“I work directly with nonprofits to create volunteer opportunities for our staff, match our staff to board involvement directly related to their interest, and also represent the bank at community events,” she says.

While she never expected to find such a fit while working for a bank, she isn’t surprised since Savings Bank of Walpole is so deeply rooted in the local community. And she considers the opportunity a direct result of her experience with MUW.

Her advice to potential MUW loan employees is to “take this opportunity, but don’t just take it for the task that it is. Take it a step further and realize what you can do personally for your community.”

LOANED EMPLOYEE TRAINING

For loaned employees who are given a chance to participate, their learning goes far beyond the hands-on experience gained once they are underway helping with MUW’s fundraising.

Participation time in the MUW’s Loaned Employee Program varies by workload, but Cote strives to divvy up assignments equitably. It’s not just about the number of accounts a loaned employee handles but also the level of involvement each case demands.

On average, participants spend a total of about 14-20 hours assisting with local workplace campaigns. That’s in addition to a mandatory 27 hours of intensive training during which the loaned employee gains a full understanding of MUW’s history, mission and strategic direction and develops essential skills for interacting with the community and speaking publicly.

Loaned employees review the key elements that make a fundraising campaign successful and take a deeper look at why the money raised is so critical to the powerful work MUW does each day.

For instance, one aspect of the training is a poverty simulator, during which everyone in the room receives a specific number of tokens and a simulated budget to support their family. The budget includes items such as health insurance, food, shelter and gas. Then, something catastrophic happens, and participants have to figure out how to make the situation work.

“Folks who live at or near the poverty level really just struggle to make everyday decisions,” Cote says.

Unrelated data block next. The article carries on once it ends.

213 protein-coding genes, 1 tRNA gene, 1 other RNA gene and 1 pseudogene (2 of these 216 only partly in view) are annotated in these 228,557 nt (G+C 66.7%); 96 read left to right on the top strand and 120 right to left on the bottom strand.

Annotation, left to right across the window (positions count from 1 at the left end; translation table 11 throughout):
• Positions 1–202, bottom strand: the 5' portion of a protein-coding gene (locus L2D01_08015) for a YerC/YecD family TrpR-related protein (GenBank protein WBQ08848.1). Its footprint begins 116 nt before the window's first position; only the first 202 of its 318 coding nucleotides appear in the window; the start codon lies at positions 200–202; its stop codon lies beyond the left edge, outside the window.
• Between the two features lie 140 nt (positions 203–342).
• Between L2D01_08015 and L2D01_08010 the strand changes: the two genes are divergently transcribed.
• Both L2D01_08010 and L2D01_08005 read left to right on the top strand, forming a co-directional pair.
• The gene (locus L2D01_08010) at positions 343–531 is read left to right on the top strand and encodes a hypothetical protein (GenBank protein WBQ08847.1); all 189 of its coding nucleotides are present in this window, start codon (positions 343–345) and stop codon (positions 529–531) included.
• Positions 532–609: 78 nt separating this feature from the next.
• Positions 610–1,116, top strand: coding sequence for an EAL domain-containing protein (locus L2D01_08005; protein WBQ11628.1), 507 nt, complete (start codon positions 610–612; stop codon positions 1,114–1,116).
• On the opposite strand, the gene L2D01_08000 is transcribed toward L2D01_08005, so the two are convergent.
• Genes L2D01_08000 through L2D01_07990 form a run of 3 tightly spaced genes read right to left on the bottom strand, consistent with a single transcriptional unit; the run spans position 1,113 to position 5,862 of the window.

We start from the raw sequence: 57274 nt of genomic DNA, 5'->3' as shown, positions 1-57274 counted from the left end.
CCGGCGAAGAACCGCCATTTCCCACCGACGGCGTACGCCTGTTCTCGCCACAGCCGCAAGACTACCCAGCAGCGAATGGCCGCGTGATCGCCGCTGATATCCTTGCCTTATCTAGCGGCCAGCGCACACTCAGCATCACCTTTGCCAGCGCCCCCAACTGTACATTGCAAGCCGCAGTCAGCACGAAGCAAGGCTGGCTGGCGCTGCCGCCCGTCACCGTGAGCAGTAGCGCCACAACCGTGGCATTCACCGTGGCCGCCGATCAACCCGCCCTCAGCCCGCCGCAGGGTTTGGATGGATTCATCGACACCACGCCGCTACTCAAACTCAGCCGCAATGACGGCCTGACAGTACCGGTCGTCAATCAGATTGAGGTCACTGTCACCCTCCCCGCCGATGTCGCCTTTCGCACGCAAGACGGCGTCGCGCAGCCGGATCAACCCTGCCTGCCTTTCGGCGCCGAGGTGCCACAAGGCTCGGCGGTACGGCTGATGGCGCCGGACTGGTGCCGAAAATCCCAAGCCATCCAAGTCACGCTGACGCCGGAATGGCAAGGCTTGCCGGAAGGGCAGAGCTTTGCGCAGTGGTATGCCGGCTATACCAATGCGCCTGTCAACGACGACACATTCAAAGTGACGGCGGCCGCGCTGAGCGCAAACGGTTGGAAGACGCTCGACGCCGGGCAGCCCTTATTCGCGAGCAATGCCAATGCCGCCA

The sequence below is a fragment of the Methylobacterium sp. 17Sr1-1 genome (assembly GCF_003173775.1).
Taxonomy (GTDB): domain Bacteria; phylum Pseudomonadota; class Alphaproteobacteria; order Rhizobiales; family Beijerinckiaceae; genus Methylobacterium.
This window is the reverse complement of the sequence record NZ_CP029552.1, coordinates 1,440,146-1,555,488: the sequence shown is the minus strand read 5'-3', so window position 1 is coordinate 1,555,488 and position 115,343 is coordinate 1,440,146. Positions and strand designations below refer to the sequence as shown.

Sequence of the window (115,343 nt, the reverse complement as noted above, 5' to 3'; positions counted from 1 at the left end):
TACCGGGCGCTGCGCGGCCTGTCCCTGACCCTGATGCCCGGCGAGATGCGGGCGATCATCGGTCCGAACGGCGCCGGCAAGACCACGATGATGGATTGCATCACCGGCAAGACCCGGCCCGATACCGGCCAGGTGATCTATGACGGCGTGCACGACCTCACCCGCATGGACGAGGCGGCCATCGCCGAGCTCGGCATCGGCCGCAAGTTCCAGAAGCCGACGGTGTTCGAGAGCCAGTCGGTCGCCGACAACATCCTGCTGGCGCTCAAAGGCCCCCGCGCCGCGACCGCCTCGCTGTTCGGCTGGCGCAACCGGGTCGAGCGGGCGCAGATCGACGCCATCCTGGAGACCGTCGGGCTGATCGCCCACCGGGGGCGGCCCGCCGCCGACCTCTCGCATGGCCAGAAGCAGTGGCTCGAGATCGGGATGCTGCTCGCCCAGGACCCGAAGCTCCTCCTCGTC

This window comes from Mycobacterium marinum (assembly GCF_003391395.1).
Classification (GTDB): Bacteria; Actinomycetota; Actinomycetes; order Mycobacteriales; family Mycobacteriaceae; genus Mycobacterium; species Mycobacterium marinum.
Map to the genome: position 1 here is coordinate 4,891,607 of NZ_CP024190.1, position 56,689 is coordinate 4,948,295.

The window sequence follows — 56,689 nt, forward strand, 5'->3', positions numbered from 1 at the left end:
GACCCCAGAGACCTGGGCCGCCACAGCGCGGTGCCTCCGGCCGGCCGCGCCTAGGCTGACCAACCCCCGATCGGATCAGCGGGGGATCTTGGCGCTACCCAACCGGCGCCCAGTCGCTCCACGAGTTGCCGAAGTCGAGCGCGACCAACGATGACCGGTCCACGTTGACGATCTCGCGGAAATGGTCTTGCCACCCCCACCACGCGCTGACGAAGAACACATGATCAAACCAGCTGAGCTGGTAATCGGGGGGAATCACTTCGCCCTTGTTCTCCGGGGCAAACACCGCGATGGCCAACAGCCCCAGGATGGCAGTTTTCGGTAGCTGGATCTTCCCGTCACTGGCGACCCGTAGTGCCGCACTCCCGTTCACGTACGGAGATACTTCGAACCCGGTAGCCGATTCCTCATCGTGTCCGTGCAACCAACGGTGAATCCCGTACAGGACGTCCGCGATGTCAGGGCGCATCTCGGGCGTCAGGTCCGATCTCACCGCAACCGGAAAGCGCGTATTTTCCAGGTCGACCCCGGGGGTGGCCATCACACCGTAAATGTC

The simulator brings that reality to the forefront and leads to a lot of meaningful conversation.

“With that knowledge and training, they are then able to go out into the community and help some of our local businesses run their workplace campaigns,” Cote explains.

During the last campaign season, about 66 local companies participated, and their accounts were divided up among eight loaned employees. For some companies, annual fundraising for MUW is old hat. They know what they’re doing and just need a liaison to coordinate the paperwork.

Other businesses new to the process or tackling it from a new angle may request more involvement from their assigned loaned employee, such as help with booking speakers, planning promotional events, or running raffles.

“We had one company last year that had a whole carnival,” Cote describes.

Complete with a dunk tank and lively barbecue, the fun event was leveraged to bring in the most funds possible.

“The more loaned employees that we cultivate, the more attention they can give to each one of the campaigns,” Cote says.

In turn, the loaned employee program truly helps participants build a strong network of connections throughout the region, from learning about MUW’s partner agencies to familiarizing themselves with the work happening at other local businesses.

“It provides the employees with a broader background of what’s going on in the community and a greater understanding of the needs of the Monadnock Region,” Cote says.

And that makes them strong advocates going forward.

“I was exposed to a number of wonderful organizations that I would have never known about, but most importantly I learned how much need there was in our community and how I could help,” Ruffo says. 

During her tenure, weekly loaned employee check-in meetings were held at various nonprofit organizations, including The Keene Community Kitchen, Rise for Baby & Family, Southwestern Community Services and The River Center.

She and her fellow MUW loaned employees received tours, learned about each organization, and gained a genuine understanding of the role each one plays in lifting the community up.

“I met so many wonderful community members. I became very close with the staff at MUW and developed great working relationships, which have continued,” Ruffo says.

“The program is so eye-opening that the (loaned employees) just become a huge mouthpiece for us, and they’re able to go back and promote awareness within their organization,” Cote says. T

Caroline Tremblay writes from Fitzwilliam, New Hampshire.